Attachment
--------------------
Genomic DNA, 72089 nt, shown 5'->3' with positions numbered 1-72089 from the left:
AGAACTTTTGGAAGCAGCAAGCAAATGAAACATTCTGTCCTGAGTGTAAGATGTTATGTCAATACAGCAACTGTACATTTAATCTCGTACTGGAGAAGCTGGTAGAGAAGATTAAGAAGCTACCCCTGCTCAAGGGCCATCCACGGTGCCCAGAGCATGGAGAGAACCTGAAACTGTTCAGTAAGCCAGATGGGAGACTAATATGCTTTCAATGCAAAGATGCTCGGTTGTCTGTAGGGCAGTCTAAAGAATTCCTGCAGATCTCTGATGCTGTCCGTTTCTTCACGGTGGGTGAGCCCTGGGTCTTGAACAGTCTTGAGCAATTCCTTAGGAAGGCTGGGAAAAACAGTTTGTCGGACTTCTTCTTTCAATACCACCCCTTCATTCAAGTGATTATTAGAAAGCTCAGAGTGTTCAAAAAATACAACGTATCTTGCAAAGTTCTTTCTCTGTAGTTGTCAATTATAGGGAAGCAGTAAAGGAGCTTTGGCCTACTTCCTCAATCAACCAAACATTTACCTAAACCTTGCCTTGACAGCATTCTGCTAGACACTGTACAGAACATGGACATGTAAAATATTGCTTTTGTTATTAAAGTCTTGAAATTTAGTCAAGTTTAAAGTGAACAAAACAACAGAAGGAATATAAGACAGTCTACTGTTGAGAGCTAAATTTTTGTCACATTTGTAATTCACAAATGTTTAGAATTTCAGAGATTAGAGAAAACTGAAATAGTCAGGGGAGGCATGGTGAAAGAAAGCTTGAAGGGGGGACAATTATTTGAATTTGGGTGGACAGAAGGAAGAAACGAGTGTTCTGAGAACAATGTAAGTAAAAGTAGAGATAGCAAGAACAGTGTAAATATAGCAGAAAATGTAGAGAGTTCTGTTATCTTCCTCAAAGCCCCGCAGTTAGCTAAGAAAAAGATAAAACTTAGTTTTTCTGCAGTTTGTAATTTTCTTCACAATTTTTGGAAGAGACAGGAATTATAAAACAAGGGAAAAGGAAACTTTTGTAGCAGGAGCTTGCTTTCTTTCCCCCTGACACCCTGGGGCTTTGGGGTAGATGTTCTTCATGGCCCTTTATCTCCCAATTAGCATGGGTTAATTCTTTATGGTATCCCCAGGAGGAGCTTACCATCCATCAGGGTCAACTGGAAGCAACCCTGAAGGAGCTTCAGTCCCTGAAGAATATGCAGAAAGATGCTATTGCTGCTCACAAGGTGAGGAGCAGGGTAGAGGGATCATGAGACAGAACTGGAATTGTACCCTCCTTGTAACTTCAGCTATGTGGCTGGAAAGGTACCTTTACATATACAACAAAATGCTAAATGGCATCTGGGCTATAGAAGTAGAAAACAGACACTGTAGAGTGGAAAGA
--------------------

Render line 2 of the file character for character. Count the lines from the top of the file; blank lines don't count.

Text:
AGAACTTTTGGAAGCAGCAAGCAAATGAAACATTCTGTCCTGAGTGTAAGATGTTATGTCAATACAGCAACTGTACATTTAATCTCGTACTGGAGAAGCTGGTAGAGAAGATTAAGAAGCTACCCCTGCTCAAGGGCCATCCACGGTGCCCAGAGCATGGAGAGAACCTGAAACTGTTCAGTAAGCCAGATGGGAGACTAATATGCTTTCAATGCAAAGATGCTCGGTTGTCTGTAGGGCAGTCTAAAGAATTCCTGCAGATCTCTGATGCTGTCCGTTTCTTCACGGTGGGTGAGCCCTGGGTCTTGAACAGTCTTGAGCAATTCCTTAGGAAGGCTGGGAAAAACAGTTTGTCGGACTTCTTCTTTCAATACCACCCCTTCATTCAAGTGATTATTAGAAAGCTCAGAGTGTTCAAAAAATACAACGTATCTTGCAAAGTTCTTTCTCTGTAGTTGTCAATTATAGGGAAGCAGTAAAGGAGCTTTGGCCTACTTCCTCAATCAACCAAACATTTACCTAAACCTTGCCTTGACAGCATTCTGCTAGACACTGTACAGAACATGGACATGTAAAATATTGCTTTTGTTATTAAAGTCTTGAAATTTAGTCAAGTTTAAAGTGAACAAAACAACAGAAGGAATATAAGACAGTCTACTGTTGAGAGCTAAATTTTTGTCACATTTGTAATTCACAAATGTTTAGAATTTCAGAGATTAGAGAAAACTGAAATAGTCAGGGGAGGCATGGTGAAAGAAAGCTTGAAGGGGGGACAATTATTTGAATTTGGGTGGACAGAAGGAAGAAACGAGTGTTCTGAGAACAATGTAAGTAAAAGTAGAGATAGCAAGAACAGTGTAAATATAGCAGAAAATGTAGAGAGTTCTGTTATCTTCCTCAAAGCCCCGCAGTTAGCTAAGAAAAAGATAAAACTTAGTTTTTCTGCAGTTTGTAATTTTCTTCACAATTTTTGGAAGAGACAGGAATTATAAAACAAGGGAAAAGGAAACTTTTGTAGCAGGAGCTTGCTTTCTTTCCCCCTGACACCCTGGGGCTTTGGGGTAGATGTTCTTCATGGCCCTTTATCTCCCAATTAGCATGGGTTAATTCTTTATGGTATCCCCAGGAGGAGCTTACCATCCATCAGGGTCAACTGGAAGCAACCCTGAAGGAGCTTCAGTCCCTGAAGAATATGCAGAAAGATGCTATTGCTGCTCACAAGGTGAGGAGCAGGGTAGAGGGATCATGAGACAGAACTGGAATTGTACCCTCCTTGTAACTTCAGCTATGTGGCTGGAAAGGTACCTTTACATATACAACAAAATGCTAAATGGCATCTGGGCTATAGAAGTAGAAAACAGACACTGTAGAGTGGAAAGA